A friend once told me that the hardest thing a horse trainer has to do is stay out of a good horse’s way. The advice has proven itself to be true.
Leaving a horse alone and allowing him or her the opportunity to do what you have trained it to do may seem like an oxymoron. And in many regards it is.
Have you ever had this happen to you? You are riding in a lesson and your trainer tells you to leave your horse alone, to get out of his mouth. Ten strides later the trainer shouts “take a hold of him. Don’t let him do that!”
The phrase “if it ain’t broke don’t fix it” is a popular idiom that certainly applies to riding and showing horses. But it does not mean that you abandon your horse or turn into a passenger. It simply means that you stay out of the horse’s way; give the horse an opportunity to follow your guidance but be there if he or she starts to stray.
Think of your horse as if he is a child. You may let go of the child’s hand as you walk down the street but you do not stop in the middle of the block and watch the child dart through yards and head towards the crossing. Instead, you stay close, herd the child left or right or gently guide him if he starts to wander.
Riding takes the same temperance. Micro managing does not bring out your best horse. In fact, it makes horses sully and resentful leading to bad ears and wringing tails, resistance and burnout. Good riders get in and get out then give the horse an opportunity to hold the course. They are always tuned in yet never overbearing.
The trick for riders is to trust and guide at the same time maintaining a quiet unhurried and confident manor. Horses feel a rider’s uncertainty and just like the child will take advantage of the leeway. It is the unhurried confident part that throws most riders for loop and is the most difficult to achieve.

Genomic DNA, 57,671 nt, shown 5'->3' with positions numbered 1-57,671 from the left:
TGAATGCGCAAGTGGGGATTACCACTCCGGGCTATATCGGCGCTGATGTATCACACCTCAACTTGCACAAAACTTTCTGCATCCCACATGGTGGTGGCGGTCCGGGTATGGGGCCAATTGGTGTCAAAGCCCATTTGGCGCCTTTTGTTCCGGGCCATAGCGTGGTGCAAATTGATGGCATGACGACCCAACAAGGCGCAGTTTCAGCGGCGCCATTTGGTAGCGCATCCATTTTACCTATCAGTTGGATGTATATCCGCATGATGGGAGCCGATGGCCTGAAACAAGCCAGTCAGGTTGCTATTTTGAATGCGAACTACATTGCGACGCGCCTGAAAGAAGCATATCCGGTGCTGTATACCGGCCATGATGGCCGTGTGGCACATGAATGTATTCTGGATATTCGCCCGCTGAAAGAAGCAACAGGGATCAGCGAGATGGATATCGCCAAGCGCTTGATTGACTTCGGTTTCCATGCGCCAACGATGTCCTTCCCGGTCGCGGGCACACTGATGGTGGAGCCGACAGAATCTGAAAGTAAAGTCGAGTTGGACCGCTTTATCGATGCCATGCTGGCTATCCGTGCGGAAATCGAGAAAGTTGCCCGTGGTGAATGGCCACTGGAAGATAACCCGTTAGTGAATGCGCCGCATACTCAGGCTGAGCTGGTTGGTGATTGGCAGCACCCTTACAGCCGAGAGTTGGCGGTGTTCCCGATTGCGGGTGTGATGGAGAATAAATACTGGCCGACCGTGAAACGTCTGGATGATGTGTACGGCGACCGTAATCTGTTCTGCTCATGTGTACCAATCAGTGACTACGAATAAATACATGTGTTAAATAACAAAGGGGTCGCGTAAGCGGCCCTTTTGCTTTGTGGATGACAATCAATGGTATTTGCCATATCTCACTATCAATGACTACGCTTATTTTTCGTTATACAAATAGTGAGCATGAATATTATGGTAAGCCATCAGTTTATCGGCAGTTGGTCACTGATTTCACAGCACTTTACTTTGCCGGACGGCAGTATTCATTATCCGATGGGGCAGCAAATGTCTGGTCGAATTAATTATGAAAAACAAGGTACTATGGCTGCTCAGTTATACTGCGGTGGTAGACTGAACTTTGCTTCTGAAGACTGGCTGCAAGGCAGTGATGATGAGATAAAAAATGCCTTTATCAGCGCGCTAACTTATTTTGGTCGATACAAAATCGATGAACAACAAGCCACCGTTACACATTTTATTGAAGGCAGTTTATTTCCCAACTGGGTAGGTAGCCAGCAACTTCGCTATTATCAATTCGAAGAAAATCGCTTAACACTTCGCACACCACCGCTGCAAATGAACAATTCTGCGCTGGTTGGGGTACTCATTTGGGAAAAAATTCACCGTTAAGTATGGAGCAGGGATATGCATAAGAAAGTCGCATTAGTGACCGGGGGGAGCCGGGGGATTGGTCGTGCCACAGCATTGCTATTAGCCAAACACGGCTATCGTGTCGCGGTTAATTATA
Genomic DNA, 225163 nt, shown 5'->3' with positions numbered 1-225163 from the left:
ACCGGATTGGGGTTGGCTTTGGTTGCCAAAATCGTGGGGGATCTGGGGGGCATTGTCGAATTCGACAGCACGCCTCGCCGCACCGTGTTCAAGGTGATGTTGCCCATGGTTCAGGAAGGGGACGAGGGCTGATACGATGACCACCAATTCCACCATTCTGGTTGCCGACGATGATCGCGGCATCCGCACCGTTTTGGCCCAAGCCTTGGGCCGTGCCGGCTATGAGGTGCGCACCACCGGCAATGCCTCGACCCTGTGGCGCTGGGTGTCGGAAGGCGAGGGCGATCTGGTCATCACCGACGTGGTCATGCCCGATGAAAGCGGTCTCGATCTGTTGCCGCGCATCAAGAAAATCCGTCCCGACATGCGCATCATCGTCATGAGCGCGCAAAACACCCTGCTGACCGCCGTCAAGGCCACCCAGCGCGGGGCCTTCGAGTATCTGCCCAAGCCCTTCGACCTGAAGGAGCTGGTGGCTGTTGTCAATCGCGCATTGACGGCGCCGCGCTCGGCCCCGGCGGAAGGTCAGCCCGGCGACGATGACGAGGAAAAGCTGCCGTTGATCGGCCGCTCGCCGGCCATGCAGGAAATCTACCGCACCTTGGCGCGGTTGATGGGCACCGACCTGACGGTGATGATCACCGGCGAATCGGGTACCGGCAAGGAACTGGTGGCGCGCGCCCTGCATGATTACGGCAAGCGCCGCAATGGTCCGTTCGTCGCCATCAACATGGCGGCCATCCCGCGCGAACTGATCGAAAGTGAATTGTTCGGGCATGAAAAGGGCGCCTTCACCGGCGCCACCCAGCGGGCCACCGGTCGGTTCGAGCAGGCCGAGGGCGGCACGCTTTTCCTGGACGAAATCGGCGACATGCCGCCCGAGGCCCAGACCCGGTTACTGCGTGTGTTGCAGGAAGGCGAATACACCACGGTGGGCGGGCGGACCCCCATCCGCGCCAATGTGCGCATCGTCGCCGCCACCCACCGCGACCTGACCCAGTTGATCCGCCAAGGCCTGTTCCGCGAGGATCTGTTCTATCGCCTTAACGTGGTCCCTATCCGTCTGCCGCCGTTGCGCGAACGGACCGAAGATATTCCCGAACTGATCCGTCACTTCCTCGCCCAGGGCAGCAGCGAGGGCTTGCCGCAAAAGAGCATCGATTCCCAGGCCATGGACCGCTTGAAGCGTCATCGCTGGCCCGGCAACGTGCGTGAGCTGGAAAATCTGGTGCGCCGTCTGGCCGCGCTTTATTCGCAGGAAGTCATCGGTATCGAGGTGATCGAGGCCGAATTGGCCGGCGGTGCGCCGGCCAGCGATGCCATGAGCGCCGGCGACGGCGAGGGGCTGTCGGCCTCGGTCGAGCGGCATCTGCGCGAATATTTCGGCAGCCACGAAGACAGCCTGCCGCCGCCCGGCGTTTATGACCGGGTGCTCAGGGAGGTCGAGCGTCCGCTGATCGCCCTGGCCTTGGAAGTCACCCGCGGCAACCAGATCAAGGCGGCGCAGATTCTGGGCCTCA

Riders need to practice following and guiding at the same time, anticipating the horse’s moves without concern, reacting smoothly without panic – ushering the horse back on track without jerky movements or overreactions.
It is the back and forth from complete abandon to chastising that sends the horse into a tailspin and must be avoided. Riders should focus on using the motion of the horse’s stride to direct and control. Realize that interrupting the horse’s rhythm with untimely jerky corrections is disruptive to flow, confidence and direction.
Sometimes the horse needs immediate redirection. The rider may need to interrupt the path – change course and start again. That is okay. It is then up to the rider to begin again with calm assurance and set the horse on the correct path.
Horses draw off the rider. A frustrated rider who reacts jerkily will frustrate the horse. On the other hand, the quiet rider, one who goes with the flow but at the same time leads without a heavy hand, creates a willfully guided horse – a happy horse that understands the boundaries and the task at hand while enjoying his job.
Great riders are aware of everything without ever showing concern.
This is completely wonderful. How wise. Thank you so very much.